Email Marketing: 8 Best Practices to Consider

by | Jul 22, 2014

Email Marketing Best Practices – Email marketing has evolved significantly over the last decade. It has the capability to become one of the strongest tools in your marketing toolbox when utilized correctly. A recent survey by iContact tells us that small businesses are spending the largest percent of their marketing budgets on email. 

Email Marketing: 8 Best Practices to Consider

Email marketing stands apart from other forms of marketing because of its one-of-a-kind ability to personalize content and send it straight to a consumers’ inboxes – plus, anyone can figure out how to craft compelling emails, even people who aren’t strong writers. Unfortunately, email marketing is also one of the most poorly executed marketing channels available.

If you plan to dedicate your precious time to email marketing, make sure you maximize your investment. Take a look at these top 8 email marketing best practices:

Email Marketing Best Practices – Ensure Your Content Offers Value

In order to build trust and establish subject-related expertise in your field, you have to ensure your email content is of high value. Customers value their time, and even just one email with less-than-excellent content can cause your readers to click the delete button next time an email from you pops up in their inbox.

Strive to Pique Reader’s Interest

Make it a goal to write an email that get readers to your site for additional material. Your marketing material should be powerful and inviting in order to drive potential customers to the place where they will see your products and services. After all, sales and marketing work together.

Perform a Monthly Review

Every month, review your open and click-through data. Use your findings to see where you excel and where you can improve. Your findings can guide you on how to best focus your future content.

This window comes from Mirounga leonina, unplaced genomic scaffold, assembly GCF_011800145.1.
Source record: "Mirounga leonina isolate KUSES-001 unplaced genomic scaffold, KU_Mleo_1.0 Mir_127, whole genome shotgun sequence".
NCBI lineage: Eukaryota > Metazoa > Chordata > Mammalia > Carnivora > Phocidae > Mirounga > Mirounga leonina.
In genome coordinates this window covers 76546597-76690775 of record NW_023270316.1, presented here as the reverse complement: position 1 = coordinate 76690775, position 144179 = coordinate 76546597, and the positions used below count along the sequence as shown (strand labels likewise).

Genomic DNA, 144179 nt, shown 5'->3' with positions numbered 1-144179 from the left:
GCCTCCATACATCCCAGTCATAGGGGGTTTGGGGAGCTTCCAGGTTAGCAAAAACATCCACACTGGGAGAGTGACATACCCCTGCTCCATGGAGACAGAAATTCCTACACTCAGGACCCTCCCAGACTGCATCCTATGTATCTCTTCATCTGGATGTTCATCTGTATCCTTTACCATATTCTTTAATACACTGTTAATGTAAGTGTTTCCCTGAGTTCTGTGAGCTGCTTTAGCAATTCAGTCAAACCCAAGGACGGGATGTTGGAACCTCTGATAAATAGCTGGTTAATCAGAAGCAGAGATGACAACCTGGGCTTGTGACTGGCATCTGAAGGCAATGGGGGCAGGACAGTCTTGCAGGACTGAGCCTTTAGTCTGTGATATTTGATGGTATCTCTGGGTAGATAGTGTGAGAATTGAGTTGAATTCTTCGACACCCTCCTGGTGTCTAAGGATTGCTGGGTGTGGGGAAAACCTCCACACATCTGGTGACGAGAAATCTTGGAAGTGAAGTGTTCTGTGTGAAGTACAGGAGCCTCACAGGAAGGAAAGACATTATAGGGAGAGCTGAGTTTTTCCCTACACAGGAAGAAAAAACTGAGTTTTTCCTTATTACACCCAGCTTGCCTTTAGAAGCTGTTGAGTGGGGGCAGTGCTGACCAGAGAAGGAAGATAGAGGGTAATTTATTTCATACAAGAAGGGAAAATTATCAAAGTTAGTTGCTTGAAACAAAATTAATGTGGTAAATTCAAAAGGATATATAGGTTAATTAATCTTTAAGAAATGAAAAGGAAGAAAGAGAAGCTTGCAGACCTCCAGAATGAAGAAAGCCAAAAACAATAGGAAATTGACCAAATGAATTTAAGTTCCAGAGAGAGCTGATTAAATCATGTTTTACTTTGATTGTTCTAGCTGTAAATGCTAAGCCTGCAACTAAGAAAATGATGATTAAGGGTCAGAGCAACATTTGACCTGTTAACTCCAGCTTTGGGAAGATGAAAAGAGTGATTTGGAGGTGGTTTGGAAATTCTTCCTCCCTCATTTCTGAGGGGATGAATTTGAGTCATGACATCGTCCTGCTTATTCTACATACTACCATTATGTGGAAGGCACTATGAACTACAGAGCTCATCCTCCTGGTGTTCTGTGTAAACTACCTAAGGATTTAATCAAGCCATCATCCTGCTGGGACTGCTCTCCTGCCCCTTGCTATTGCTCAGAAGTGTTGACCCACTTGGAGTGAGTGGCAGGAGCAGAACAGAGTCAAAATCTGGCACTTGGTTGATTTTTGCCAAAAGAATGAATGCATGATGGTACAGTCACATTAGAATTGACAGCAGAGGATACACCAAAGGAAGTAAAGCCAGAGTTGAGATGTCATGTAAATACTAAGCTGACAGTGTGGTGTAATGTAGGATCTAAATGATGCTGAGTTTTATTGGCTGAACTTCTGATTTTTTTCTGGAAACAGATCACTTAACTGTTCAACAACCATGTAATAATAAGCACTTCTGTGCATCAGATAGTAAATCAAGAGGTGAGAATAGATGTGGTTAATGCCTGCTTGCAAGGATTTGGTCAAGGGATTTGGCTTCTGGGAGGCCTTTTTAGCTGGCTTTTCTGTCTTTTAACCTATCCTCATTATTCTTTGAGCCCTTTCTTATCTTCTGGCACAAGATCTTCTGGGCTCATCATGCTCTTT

Don’t go Overboard with Calls to Action

Too many calls to action can actually deter your customers from taking action. The more options available, the more likely the customer will procrastinate in taking action.

Add Recipients to Your Email Base with Care

Only send email to those who have demonstrated interest in your brand and content. It is important to respect peoples wishes and if someone does not want to receive your email, do not send them any.

Use Smart Subject Lines

Your subject lines act as a first impression – they are the first things readers will see and will act as the deciding factor of whether they open or delete the email. Make sure you select words that will urge them to open and read your email instead of sending it to their trash. As you select a subject like, also keep in mind that an iPhone will truncate it at 32 characters.

Write Content that Appeals to Your Readers

Customize the content you write based on your reader’s interest. Take note of their purchase history, content that has generated a lot of interest, or any other areas that cause customers to ask a lot of questions. Readers are more likely to read your emails if you sent ones that are engaging, informative, and helpful.

Send Emails Conservatively

Be conservative with your email distribution frequency. Too frequent emails may turn readers off and result in unopened emails. If you let too much time lapse between emails, readers may have moved on to a competitor. If you aren’t certain how often you should send out emails, test different frequencies and see which garners the best results.

Most people don’t question why email remains at the core of small business marketing because the answers are obvious. Email marketing is an incredible and cost-effective resource, and with proper execution it can act as the most productive marketing channel at your fingertips.

What email best practice do you think is the most important? Do you have any to add?

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Megan Totka is the Chief Editor for She specializes on the topic of small business tips and resources. helps small businesses grow their business on the web and facilitates connectivity between local businesses and more than 7,000 Chambers of Commerce worldwide.